620. Oral Beta-Lactamase Therapies Prevent Microbiome Damage and Attenuate Antibiotic Resistance from IV and Oral Antibiotics in Large Animal Models of Antibiotic-Mediated Gut Dysbiosis
Session: Poster Abstract Session: Microbiome and Beyond
Thursday, October 4, 2018
Room: S Poster Hall
Posters
  • Connelly SYN007 IDWEEK Poster 20Sept2018 final.pdf (514.0 kB)
  • Background: Antibiotics can damage the gut microbiome leading to overgrowth of pathogens and provide selective pressure for emergence of antibiotic resistance. SYN-004 (ribaxamase) is a clinical-stage beta-lactamase formulated for oral delivery intended to degrade certain beta-lactam antibiotics in the GI tract to preserve the gut microbiome. Ribaxamase was evaluated in a phase 2b clinical study that met its primary endpoint of significantly reducing C. difficile infection in patients treated with IV ceftriaxone and demonstrated protection of the gut microbiome with reduced emergence of antibiotic resistance. Ribaxamase is intended for use with IV penicillins and cephalosporins, but does not degrade carbapenems. Beta-lactamase-mediated microbiome protection was expanded to include oral and carbapenem antibiotics.

     

    Methods: For use with oral beta-lactams, a ribaxamase formulation, SYN-007, was engineered for release in the lower small intestine, distal to the site of antibiotic absorption. For use with IV carbapenems, SYN-006, a novel metallo-beta-lactamase, was formulated for oral delivery. SYN-007 (10 mg, PO, TID) was evaluated in dogs treated with oral amoxicillin (40 mg/kg, PO, TID) for 5 days. SYN-006 (50 mg, PO, QID) was evaluated in pigs treated with ertapenem (30 mg/kg, IV, SID) for 4 days. Serum antibiotic levels were measured and fecal DNA whole genome shotgun sequence analyses were performed.

    Results: In dogs and pigs, systemic antibiotic levels were not significantly different +/- SYN-007 or SYN-006. Fecal DNA metagenomics analyses demonstrated that oral amoxicillin and IV ertapenem resulted in significant changes to the gut microbiome. SYN-007 and SYN-006 attenuated microbiome damage and reduced emergence of antibiotic resistance.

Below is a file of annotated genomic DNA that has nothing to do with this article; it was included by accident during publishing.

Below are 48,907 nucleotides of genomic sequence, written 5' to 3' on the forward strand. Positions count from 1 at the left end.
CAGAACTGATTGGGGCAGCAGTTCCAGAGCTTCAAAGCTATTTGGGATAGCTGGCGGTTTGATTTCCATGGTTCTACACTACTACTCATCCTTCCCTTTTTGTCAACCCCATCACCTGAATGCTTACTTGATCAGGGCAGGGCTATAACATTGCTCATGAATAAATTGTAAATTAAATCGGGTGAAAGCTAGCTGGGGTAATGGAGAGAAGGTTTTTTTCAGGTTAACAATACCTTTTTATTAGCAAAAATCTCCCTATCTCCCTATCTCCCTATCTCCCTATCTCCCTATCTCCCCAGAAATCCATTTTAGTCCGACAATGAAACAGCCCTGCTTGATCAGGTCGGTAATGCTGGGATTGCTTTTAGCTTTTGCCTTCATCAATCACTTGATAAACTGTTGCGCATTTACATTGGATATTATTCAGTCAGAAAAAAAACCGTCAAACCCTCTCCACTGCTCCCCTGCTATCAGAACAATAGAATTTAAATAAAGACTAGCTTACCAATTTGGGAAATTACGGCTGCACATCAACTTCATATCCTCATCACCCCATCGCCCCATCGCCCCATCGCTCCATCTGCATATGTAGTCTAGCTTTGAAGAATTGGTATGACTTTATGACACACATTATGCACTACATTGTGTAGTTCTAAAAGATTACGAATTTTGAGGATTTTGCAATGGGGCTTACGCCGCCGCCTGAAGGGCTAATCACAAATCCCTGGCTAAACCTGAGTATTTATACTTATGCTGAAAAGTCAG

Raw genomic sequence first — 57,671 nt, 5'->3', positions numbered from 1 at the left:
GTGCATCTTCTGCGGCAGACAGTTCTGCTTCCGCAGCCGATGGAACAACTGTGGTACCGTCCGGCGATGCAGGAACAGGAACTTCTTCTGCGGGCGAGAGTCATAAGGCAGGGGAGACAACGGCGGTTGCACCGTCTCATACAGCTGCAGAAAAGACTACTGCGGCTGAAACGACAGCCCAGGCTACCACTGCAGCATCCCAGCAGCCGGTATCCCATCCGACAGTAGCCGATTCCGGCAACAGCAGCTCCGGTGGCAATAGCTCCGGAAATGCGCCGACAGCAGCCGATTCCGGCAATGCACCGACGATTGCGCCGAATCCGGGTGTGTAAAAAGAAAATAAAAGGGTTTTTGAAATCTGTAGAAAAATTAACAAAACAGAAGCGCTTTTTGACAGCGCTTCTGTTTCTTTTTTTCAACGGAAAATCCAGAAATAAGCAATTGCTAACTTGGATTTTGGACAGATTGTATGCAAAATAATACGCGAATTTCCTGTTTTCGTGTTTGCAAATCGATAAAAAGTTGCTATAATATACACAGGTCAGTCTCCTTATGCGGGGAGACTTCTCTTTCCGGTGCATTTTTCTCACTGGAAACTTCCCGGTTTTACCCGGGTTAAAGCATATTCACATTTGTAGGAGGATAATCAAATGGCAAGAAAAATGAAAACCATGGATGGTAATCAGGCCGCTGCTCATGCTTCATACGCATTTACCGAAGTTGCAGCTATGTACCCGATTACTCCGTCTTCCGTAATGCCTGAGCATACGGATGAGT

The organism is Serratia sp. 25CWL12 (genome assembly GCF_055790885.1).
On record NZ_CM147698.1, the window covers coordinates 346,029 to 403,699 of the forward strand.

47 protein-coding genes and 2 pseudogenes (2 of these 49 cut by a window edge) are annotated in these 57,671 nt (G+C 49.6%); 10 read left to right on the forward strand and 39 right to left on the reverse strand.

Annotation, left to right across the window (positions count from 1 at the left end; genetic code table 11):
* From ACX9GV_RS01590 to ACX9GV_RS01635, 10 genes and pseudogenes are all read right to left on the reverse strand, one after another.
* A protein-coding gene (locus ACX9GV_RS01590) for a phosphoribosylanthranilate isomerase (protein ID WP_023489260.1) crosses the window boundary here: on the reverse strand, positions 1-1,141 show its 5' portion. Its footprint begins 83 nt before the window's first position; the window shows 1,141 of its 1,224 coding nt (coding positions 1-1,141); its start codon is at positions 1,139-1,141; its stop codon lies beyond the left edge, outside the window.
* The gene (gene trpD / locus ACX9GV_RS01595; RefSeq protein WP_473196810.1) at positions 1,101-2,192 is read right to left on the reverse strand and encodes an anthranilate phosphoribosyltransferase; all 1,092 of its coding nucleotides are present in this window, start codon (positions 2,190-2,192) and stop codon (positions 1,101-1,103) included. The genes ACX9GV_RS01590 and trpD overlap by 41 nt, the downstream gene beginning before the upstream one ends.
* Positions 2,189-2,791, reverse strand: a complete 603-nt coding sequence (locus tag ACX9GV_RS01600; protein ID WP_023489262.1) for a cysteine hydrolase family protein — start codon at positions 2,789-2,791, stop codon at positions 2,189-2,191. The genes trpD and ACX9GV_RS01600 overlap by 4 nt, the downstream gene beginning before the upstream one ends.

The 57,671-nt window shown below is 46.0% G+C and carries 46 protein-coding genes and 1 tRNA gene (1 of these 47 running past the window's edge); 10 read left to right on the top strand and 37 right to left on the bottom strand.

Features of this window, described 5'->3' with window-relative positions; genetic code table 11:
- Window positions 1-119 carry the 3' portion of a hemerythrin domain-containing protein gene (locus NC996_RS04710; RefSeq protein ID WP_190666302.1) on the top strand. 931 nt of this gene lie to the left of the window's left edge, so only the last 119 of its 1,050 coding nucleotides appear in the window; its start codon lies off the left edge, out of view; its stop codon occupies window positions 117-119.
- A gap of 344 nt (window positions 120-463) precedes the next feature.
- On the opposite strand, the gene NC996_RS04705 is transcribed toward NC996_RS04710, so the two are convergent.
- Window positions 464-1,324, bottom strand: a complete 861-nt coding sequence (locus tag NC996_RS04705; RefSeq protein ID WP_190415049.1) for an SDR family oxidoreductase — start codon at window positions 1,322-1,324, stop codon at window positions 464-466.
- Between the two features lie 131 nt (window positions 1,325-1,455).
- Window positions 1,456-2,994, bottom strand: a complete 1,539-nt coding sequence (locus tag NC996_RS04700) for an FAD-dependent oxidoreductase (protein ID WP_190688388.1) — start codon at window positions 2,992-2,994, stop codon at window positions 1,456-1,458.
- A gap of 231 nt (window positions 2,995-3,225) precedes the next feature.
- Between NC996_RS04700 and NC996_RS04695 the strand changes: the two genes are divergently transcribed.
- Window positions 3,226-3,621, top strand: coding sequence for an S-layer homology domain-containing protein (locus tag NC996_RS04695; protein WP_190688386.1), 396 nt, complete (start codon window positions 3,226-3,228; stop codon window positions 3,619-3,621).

Conclusion: Ribaxamase, SYN-007, and SYN-006 have the potential to protect the commensal gut microbiota from antibiotic-mediated collateral damage and to mitigate emergence and spread of antibiotic resistance, thereby broadening the utility of this prophylactic approach to include all classes of beta-lactam antibiotics, delivered both systemically and orally. Antibiotic inactivation represents a new paradigm for preservation of the gut microbiome and reduction of antibiotic resistance.

     

    Sheila Connelly, PhD1, Christian Furlan-Freguia, PhD1, Brian Fanelli, BS2, Nur A. Hasan, PhD2, Rita R. Colwell, PhD2 and Michael Kaleko, MD, PhD1, (1)Synthetic Biologics, Inc., Rockville, MD, (2)CosmosID, Inc., Rockville, MD

    Disclosures:

    S. Connelly, Synthetic Biologics, Inc.: Employee and Shareholder , Salary .

    C. Furlan-Freguia, Synthetic Biologics, Inc.: Employee and Shareholder , Salary .

    B. Fanelli, CosmosID, Inc.: Employee , Salary .

    N. A. Hasan, CosmosID, Inc.: Employee , Salary .

    R. R. Colwell, CosmosID, Inc.: Employee and Shareholder , Salary .

    M. Kaleko, Synthetic Biologics, Inc.: Employee and Shareholder , Salary .

    Findings in the abstracts are embargoed until 12:01 a.m. PDT, Wednesday Oct. 3rd with the exception of research findings presented at the IDWeek press conferences.